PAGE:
San Martín Tilcajete is a small rural town about 14 miles from the city of Oaxaca in southwestern Mexico. It doesn’t swirl with the same bustle of its much larger neighbor miles away, but, like the city of Oaxaca, it thrives in great measure on tourism. People come thousands of miles to see and buy the town’s alebrijes, wood carvings of creatures, some real, some imaginary, painted with bright colors in intricate patterns. One can see them displayed atop white-clothed tables arrayed in open-air weekly markets, their creators eager to show their craft and make the sale. During tourist season, which in Mexico encompasses much of the year, these markets are popular destinations.
But San Martín Tilcajete is also known for something else. Rich in its traditional and historic Zapotec culture, it also sits astride some very ancient ruins. The archaeological site of El Palenque (not to be confused with Palenque, the ancient Maya site), an ancient Zapotec center at least as old as the early Republic of Rome far away in the Old World, gives the town an extra-special draw. That is because here, as long ago as about 100 to 300 years BCE, a king ruled a polity that helped to set the pace for the foundations of state-level civilization long before the great Aztecs ruled in similar fashion further north in present-day Mexico City — and more than 1500 years before the Spanish conquistadores brought the Aztec capital of Tenochtitlán to ruin.
Digging El Palenque
Archaeologists have been excavating El Palenque since 1993. But arguably the most compelling features of the site began to emerge later, from excavations conducted from 2009 to 2011, when Elsa Redmond and Charles Spencer of the American Museum of Natural History (AMNH) and their team encountered the remains of what they interpreted to be a temple precinct dated by radiocarbon techniques to between 300 and 100 BCE. The oldest such precinct yet discovered in the Valley of Oaxaca, it consisted of a walled enclosure on the east side of the site’s main plaza, containing three temples featuring multiple rooms, and two specialized residences and ritual features and activity areas, all suggesting the operation of a specialized priesthood staff. Reported in detail in a 2013 paper published in the Proceedings of the National Academy of Sciences (PNAS), the discovery revealed a very early specialized full-time priesthood class working within a temple precinct with features or characteristics previously known to exist among much later Mesoamerican societies, such as the Aztecs further north. It was a remarkable discovery, adding another finding to scholarly knowledge about the development of archaic society of early Mesoamerica, particularly in the Valley of Oaxaca.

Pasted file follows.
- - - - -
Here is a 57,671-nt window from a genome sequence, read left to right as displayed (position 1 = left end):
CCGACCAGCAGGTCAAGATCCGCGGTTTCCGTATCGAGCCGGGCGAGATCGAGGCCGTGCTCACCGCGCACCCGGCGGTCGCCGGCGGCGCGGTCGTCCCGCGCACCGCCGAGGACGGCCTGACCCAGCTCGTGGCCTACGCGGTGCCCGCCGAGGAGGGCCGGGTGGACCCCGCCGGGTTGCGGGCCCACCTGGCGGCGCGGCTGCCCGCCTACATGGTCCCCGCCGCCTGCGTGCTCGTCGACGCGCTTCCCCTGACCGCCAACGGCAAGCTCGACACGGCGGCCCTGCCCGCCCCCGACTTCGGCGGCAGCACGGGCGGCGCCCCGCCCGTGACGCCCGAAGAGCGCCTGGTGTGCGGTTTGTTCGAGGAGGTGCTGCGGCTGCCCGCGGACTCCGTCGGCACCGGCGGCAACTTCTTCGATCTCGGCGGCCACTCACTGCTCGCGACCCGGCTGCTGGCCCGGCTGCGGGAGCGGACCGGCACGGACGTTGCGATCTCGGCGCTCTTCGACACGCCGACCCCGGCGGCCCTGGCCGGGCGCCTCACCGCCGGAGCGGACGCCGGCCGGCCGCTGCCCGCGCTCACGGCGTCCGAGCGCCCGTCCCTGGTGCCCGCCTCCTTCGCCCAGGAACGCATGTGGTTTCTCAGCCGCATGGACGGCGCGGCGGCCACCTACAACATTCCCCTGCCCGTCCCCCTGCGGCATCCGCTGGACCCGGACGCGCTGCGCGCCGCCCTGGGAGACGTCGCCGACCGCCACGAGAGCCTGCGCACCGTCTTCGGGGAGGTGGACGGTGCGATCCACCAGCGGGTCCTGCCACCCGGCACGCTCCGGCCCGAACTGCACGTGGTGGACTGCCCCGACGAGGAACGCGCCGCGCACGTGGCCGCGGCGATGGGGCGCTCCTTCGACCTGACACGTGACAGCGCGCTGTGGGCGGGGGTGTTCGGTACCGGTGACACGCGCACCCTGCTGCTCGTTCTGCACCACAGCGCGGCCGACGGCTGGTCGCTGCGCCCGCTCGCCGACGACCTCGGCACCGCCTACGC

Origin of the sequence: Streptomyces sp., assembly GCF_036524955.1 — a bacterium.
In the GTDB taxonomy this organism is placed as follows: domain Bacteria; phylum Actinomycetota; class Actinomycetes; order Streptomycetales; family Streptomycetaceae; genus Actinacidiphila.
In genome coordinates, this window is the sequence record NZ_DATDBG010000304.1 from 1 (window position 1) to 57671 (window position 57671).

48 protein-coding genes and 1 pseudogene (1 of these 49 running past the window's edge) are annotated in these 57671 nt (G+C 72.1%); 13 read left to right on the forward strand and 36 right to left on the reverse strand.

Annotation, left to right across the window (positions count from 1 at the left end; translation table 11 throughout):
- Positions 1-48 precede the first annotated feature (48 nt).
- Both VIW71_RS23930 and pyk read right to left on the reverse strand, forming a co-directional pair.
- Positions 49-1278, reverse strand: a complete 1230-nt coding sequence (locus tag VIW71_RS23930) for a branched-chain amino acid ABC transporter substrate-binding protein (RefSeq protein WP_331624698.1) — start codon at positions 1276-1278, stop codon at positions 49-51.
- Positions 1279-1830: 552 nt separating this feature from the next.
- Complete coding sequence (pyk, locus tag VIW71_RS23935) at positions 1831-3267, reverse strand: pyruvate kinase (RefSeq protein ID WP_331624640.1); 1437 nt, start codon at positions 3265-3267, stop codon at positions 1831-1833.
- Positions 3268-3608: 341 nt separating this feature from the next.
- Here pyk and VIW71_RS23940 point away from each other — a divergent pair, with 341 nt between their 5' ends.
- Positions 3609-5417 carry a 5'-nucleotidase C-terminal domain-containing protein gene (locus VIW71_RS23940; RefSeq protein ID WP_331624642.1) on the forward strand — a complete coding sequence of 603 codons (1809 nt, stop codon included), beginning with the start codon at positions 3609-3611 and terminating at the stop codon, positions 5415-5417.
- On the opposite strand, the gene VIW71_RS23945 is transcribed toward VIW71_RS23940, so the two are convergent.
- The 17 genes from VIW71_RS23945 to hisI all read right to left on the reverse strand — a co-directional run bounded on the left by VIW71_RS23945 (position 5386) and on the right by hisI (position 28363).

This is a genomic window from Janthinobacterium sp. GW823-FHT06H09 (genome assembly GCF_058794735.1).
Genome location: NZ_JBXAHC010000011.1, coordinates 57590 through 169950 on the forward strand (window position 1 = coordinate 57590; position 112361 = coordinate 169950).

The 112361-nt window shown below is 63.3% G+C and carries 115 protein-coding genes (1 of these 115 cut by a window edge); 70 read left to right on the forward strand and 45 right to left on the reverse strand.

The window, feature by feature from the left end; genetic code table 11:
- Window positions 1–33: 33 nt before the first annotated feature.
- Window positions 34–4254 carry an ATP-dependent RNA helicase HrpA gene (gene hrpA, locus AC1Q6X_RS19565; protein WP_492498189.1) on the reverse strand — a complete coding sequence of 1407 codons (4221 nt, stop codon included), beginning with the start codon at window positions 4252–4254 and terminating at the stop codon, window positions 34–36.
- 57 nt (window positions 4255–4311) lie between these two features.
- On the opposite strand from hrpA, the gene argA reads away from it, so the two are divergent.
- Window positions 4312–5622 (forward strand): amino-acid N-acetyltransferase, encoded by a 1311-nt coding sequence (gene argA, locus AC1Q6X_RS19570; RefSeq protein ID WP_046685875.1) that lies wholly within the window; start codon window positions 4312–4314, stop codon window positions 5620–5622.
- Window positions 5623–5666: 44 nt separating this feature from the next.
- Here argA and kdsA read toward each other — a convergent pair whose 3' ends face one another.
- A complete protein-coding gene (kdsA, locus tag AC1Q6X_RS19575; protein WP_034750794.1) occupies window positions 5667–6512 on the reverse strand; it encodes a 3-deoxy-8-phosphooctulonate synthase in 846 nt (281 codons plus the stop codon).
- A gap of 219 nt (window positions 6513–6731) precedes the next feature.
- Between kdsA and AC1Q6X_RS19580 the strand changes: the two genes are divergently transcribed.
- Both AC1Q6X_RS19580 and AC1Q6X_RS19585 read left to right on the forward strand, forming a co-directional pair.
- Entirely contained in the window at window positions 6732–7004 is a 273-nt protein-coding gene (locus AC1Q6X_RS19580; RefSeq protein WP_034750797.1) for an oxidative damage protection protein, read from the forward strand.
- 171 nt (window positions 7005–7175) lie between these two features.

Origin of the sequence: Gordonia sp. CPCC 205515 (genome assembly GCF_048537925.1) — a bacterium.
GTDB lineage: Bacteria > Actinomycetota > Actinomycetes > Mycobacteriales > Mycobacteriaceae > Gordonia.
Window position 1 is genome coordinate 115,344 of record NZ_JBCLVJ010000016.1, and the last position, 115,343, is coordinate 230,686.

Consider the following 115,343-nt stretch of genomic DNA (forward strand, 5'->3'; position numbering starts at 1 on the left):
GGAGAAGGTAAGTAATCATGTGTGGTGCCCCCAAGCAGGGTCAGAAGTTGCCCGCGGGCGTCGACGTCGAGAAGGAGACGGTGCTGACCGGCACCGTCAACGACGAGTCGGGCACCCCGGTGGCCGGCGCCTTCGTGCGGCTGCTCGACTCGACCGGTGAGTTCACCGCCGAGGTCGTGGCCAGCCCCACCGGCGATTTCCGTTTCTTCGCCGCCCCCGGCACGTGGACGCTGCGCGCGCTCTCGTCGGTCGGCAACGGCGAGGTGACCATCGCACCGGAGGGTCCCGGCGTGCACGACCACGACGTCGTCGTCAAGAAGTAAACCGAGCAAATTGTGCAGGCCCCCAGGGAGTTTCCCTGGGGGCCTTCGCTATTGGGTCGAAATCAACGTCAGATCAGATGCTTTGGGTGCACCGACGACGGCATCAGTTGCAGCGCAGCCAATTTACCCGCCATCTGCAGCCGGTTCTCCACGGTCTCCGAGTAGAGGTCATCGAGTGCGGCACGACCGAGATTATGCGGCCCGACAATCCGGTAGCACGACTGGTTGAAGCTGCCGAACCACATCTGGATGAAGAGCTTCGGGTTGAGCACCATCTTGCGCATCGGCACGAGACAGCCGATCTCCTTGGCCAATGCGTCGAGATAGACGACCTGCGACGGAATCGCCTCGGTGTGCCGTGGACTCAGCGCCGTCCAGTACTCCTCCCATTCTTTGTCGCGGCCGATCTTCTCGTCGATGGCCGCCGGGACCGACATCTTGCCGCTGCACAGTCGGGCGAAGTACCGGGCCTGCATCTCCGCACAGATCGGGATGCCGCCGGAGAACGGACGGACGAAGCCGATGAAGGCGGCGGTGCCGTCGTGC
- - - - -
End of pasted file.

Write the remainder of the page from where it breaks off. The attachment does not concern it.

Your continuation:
At least as remarkable, if not more so, however, was the discovery of an ancient royal palace complex at the same site, dated by associated radiocarbon samples and excavated ceramics to the same time period, as reported in a recent 2017 PNAS paper by Redmond and Spencer and summarized in a related news release by the AMNH. In that excavation, Redmond and Spencer uncovered palace complex structures and features that extended over an area of about 2,790 square meters situated on the north side of El Palenque’s main plaza. As they excavated, architectural and spacial features began to emerge that revealed a complex consisting of both governmental/administrative structures and an adjoining residential complex, linked by a central staircase and underlaid by a sophisticated water management system.
At the forefront of the complex was what Redmond and Spencer describe as a colonnaded entry courtyard, designated as the Colonnaded Court, which was accessed from the centerline of the northern edge of the main plaza by a broad staircase. They knew it featured columns because they uncovered the remains of columns that originally characterized the court, which “survived in the carbonized deposits on the burned earthen floor of the corridor”* — a clear sign that the complex, or at least part of the complex, had once succumbed to a fiery end. Within the courtyard they recovered fragments of ceramic braziers and urns which, according to Redmond and Spencer, “reflect the lighting of braziers and the attendant ceremonies celebrated there”*, a clue to the functions performed in this part of the palace complex and as a place where official visitors and officials of the El Palenque polity would have assembled.
Excavators uncovered stairways and corridors that appeared to lead to other pavements and buildings associated with the complex, including a central staircase leading clearly to what the site investigators interpret to be the ruler’s residential palace, situated on the highest ground and overlooking the plaza. The relative location and placement of the residential palace appeared to be consistent with similar attributes found at palaces of later Mesoamerican states, according to the site investigators. Here, excavations also uncovered a passageway that led to a flagstone-paved court, designated the East Pavement, which was flanked on three sides by low stone masonry platforms. The pavement, notes Redmond and Spencer, may be the remains of the ruler’s throne hall, “where he received officeholders, petitioners, and emissaries who were granted an audience with him”.* Here, human cranial fragments were also found, suggesting a consistency with the “ritual sacrifices practiced by [the later] 16th century Zapotec rulers in reaching and carrying out decisions on important matters,”* indicating a practice that apparently had very early roots in the formation of archaic society in this region. Within the privately appointed residential palace itself, eight rooms were uncovered which displayed evidence of differentiated function and size, including what may have been the ruler’s bedroom. Also associated with the palace were spaces or structures suggesting a storeroom, kitchen, and pantry.